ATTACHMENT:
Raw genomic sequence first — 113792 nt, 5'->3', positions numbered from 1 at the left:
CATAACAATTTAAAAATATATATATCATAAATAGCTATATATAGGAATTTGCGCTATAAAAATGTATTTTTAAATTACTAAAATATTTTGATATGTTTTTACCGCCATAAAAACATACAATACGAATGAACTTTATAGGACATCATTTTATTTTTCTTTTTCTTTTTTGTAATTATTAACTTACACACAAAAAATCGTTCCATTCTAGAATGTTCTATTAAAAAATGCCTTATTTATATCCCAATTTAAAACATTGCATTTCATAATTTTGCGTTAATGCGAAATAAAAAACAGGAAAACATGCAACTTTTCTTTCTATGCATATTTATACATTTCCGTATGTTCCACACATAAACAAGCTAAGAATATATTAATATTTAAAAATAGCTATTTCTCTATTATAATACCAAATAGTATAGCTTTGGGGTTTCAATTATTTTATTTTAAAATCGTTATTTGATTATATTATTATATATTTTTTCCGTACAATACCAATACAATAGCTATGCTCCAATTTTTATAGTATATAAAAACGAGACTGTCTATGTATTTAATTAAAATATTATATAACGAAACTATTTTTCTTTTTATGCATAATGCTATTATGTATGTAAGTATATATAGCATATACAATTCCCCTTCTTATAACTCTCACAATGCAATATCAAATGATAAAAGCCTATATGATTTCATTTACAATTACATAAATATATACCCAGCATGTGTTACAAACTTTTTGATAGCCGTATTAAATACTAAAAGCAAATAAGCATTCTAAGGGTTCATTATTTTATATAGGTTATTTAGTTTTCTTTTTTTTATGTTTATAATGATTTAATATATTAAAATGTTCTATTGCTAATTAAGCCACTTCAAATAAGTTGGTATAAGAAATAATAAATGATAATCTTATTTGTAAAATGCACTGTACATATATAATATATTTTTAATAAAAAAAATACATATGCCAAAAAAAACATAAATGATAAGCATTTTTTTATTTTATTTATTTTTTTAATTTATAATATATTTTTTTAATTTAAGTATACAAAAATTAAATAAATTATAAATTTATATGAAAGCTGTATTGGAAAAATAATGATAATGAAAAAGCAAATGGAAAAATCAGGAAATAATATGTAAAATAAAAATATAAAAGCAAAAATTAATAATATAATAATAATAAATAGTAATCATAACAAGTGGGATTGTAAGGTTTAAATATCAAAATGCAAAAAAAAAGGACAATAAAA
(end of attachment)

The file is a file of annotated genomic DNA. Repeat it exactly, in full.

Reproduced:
Raw genomic sequence first — 113792 nt, 5'->3', positions numbered from 1 at the left:
CATAACAATTTAAAAATATATATATCATAAATAGCTATATATAGGAATTTGCGCTATAAAAATGTATTTTTAAATTACTAAAATATTTTGATATGTTTTTACCGCCATAAAAACATACAATACGAATGAACTTTATAGGACATCATTTTATTTTTCTTTTTCTTTTTTGTAATTATTAACTTACACACAAAAAATCGTTCCATTCTAGAATGTTCTATTAAAAAATGCCTTATTTATATCCCAATTTAAAACATTGCATTTCATAATTTTGCGTTAATGCGAAATAAAAAACAGGAAAACATGCAACTTTTCTTTCTATGCATATTTATACATTTCCGTATGTTCCACACATAAACAAGCTAAGAATATATTAATATTTAAAAATAGCTATTTCTCTATTATAATACCAAATAGTATAGCTTTGGGGTTTCAATTATTTTATTTTAAAATCGTTATTTGATTATATTATTATATATTTTTTCCGTACAATACCAATACAATAGCTATGCTCCAATTTTTATAGTATATAAAAACGAGACTGTCTATGTATTTAATTAAAATATTATATAACGAAACTATTTTTCTTTTTATGCATAATGCTATTATGTATGTAAGTATATATAGCATATACAATTCCCCTTCTTATAACTCTCACAATGCAATATCAAATGATAAAAGCCTATATGATTTCATTTACAATTACATAAATATATACCCAGCATGTGTTACAAACTTTTTGATAGCCGTATTAAATACTAAAAGCAAATAAGCATTCTAAGGGTTCATTATTTTATATAGGTTATTTAGTTTTCTTTTTTTTATGTTTATAATGATTTAATATATTAAAATGTTCTATTGCTAATTAAGCCACTTCAAATAAGTTGGTATAAGAAATAATAAATGATAATCTTATTTGTAAAATGCACTGTACATATATAATATATTTTTAATAAAAAAAATACATATGCCAAAAAAAACATAAATGATAAGCATTTTTTTATTTTATTTATTTTTTTAATTTATAATATATTTTTTTAATTTAAGTATACAAAAATTAAATAAATTATAAATTTATATGAAAGCTGTATTGGAAAAATAATGATAATGAAAAAGCAAATGGAAAAATCAGGAAATAATATGTAAAATAAAAATATAAAAGCAAAAATTAATAATATAATAATAATAAATAGTAATCATAACAAGTGGGATTGTAAGGTTTAAATATCAAAATGCAAAAAAAAAGGACAATAAAA